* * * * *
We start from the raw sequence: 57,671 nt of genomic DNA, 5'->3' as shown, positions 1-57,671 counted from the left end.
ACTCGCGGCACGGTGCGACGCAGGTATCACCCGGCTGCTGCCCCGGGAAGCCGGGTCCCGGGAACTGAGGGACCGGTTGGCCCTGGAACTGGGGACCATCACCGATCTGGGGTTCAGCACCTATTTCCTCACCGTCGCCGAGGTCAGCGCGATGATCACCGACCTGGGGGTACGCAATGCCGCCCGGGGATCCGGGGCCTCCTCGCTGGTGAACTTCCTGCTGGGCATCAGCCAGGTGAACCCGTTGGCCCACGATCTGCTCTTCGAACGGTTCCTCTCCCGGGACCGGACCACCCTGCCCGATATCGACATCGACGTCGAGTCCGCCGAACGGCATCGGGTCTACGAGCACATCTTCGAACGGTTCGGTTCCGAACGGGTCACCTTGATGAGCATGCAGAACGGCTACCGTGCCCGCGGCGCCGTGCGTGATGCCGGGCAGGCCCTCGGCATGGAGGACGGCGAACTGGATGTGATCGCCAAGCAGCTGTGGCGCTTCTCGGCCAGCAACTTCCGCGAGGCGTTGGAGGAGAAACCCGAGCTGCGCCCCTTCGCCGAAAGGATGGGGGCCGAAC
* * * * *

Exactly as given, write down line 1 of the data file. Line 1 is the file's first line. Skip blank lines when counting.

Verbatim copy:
We start from the raw sequence: 57,671 nt of genomic DNA, 5'->3' as shown, positions 1-57,671 counted from the left end.